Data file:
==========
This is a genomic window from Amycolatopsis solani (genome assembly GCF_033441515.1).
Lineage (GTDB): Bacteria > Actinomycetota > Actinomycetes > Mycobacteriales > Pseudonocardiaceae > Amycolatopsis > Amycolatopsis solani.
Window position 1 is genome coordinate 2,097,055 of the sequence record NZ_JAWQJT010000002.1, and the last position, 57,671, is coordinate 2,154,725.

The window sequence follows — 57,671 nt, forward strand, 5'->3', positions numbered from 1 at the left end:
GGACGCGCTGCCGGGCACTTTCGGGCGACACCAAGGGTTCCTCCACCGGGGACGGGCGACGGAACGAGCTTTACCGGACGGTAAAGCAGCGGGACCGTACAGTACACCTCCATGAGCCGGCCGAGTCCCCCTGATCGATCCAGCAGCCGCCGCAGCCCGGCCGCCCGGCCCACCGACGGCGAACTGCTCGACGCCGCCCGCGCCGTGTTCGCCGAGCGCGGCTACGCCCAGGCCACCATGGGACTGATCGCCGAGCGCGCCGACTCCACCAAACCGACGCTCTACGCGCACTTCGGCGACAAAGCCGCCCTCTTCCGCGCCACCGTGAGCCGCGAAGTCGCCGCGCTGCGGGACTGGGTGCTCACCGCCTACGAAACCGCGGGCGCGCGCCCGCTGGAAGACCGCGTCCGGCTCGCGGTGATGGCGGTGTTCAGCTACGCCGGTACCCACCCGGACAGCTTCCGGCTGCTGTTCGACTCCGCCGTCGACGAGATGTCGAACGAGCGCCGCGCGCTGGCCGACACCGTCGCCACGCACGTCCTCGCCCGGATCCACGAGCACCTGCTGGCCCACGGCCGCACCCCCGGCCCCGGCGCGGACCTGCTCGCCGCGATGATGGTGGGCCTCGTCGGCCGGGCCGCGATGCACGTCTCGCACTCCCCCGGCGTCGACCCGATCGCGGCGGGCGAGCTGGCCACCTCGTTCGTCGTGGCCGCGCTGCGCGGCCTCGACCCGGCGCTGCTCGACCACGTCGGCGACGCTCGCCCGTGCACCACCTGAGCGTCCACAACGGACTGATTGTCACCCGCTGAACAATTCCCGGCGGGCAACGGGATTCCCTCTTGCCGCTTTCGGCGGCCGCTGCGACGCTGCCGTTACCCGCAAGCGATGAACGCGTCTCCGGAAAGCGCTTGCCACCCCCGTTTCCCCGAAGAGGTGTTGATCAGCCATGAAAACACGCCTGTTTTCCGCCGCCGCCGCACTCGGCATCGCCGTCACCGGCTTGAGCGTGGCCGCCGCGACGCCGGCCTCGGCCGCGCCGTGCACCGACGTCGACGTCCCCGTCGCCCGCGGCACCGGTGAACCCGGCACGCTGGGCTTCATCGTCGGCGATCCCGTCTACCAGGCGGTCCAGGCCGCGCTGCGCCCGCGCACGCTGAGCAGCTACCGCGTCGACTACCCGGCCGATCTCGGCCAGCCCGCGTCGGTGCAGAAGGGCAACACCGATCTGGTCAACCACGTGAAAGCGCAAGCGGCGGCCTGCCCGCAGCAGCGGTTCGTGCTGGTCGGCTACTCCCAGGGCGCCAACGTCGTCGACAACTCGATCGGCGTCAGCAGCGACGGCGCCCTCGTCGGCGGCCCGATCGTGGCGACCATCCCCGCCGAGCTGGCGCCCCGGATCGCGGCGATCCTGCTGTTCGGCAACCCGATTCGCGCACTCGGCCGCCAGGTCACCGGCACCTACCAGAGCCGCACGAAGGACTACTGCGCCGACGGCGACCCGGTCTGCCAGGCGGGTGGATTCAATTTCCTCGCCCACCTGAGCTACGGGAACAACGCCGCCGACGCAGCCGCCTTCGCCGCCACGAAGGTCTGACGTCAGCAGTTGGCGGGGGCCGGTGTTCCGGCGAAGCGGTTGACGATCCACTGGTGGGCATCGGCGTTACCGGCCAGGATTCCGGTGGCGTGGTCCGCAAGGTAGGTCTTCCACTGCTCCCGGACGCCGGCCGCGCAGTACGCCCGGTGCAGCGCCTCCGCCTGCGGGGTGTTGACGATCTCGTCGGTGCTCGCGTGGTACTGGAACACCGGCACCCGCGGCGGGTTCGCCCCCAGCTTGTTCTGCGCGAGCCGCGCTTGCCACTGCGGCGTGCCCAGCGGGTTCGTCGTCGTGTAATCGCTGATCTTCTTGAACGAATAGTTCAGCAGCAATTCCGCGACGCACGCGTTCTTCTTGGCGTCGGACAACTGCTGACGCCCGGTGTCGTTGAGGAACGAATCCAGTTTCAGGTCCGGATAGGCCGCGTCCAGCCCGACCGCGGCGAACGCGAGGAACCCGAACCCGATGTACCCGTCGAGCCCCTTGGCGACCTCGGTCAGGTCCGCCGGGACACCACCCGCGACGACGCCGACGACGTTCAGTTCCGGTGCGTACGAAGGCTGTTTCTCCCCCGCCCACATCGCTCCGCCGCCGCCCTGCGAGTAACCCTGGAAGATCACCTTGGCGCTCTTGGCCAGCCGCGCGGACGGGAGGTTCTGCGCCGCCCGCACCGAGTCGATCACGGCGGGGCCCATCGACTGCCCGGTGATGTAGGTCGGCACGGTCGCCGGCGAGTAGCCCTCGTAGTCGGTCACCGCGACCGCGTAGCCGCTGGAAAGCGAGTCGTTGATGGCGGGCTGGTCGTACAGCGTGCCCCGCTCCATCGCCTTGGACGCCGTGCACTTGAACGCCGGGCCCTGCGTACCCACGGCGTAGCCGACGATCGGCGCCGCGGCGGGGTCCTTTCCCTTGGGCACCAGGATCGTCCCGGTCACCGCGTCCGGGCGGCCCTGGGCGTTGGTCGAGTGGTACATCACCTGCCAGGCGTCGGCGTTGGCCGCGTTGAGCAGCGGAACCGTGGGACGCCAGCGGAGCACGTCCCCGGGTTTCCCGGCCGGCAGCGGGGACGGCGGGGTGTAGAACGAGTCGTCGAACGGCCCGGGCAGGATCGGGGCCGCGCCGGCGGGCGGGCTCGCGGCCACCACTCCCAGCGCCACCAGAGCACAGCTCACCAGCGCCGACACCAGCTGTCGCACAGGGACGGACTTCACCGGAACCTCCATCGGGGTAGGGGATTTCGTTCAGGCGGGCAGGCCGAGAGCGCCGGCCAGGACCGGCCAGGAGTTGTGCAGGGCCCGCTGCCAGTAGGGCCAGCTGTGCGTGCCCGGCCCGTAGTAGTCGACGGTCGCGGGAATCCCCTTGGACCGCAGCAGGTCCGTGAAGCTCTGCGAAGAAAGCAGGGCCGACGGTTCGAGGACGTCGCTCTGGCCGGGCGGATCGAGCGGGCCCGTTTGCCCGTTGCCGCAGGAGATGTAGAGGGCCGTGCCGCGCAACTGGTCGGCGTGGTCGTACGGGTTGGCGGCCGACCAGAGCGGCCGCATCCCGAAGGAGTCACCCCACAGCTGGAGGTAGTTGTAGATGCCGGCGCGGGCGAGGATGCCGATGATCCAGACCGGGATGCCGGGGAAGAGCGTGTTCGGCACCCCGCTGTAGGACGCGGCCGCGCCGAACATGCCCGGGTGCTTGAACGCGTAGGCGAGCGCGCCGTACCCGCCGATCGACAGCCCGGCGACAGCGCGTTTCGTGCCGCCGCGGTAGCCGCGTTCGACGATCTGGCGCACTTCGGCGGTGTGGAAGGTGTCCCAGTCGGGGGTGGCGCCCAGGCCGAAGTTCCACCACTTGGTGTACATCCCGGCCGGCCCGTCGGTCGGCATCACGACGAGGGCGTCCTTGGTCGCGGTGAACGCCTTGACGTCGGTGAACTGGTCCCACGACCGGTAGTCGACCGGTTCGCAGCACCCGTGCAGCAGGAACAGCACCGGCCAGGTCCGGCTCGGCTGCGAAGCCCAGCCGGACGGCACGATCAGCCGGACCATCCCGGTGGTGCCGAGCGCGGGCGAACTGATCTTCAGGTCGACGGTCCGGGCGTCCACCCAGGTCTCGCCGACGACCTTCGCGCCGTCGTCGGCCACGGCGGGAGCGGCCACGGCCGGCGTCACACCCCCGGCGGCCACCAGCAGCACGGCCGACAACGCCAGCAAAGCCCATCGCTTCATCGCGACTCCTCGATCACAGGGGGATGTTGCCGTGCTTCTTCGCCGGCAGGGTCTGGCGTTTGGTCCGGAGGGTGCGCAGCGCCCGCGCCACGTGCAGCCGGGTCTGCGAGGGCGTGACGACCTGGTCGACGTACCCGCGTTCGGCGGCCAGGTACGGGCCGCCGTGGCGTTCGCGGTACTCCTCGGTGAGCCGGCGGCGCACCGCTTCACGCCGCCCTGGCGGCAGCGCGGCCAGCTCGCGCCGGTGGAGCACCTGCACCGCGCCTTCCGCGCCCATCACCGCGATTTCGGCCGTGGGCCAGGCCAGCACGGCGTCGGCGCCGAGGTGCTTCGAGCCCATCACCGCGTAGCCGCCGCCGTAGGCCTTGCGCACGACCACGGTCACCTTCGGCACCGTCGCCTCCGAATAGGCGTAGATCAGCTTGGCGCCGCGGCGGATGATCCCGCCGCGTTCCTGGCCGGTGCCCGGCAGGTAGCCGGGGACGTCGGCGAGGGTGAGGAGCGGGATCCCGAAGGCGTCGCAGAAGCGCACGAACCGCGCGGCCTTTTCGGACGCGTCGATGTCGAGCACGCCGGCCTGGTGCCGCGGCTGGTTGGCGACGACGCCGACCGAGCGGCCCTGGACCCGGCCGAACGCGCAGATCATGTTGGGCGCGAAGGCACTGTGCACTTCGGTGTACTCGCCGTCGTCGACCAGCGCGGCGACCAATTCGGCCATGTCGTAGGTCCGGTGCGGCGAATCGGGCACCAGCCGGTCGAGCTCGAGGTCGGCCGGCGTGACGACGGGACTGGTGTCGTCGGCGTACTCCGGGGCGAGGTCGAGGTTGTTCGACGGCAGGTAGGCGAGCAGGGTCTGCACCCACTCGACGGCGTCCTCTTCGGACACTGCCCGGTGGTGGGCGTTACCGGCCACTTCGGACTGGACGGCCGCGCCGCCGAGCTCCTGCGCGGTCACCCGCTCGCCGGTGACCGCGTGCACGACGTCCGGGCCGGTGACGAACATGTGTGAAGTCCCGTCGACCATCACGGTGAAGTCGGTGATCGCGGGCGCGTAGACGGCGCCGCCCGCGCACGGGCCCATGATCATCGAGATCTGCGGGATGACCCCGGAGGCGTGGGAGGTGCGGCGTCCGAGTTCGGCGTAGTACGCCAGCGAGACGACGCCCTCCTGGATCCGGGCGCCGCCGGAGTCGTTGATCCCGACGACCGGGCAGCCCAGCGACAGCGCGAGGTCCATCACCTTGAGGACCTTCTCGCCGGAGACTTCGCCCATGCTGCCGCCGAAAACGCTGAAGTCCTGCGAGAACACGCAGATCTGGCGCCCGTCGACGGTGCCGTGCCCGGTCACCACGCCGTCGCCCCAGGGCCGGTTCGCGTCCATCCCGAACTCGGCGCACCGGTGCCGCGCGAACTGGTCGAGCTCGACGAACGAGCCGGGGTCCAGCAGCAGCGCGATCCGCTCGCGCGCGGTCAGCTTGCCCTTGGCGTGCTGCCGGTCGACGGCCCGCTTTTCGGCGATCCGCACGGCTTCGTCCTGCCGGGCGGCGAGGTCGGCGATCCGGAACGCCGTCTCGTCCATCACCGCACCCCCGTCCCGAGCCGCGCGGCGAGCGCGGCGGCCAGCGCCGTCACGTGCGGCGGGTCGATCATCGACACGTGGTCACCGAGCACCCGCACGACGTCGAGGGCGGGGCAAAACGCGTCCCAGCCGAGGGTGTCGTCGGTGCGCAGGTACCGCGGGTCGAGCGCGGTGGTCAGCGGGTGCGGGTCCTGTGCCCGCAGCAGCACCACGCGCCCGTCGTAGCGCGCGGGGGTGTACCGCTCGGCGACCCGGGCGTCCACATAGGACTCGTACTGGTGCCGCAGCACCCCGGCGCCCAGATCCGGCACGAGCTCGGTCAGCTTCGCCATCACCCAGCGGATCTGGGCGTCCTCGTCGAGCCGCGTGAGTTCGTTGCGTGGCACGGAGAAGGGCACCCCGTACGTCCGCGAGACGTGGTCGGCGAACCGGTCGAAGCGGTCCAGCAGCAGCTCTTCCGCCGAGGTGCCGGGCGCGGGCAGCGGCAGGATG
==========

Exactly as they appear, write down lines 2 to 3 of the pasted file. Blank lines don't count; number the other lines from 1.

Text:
Lineage (GTDB): Bacteria > Actinomycetota > Actinomycetes > Mycobacteriales > Pseudonocardiaceae > Amycolatopsis > Amycolatopsis solani.
Window position 1 is genome coordinate 2,097,055 of the sequence record NZ_JAWQJT010000002.1, and the last position, 57,671, is coordinate 2,154,725.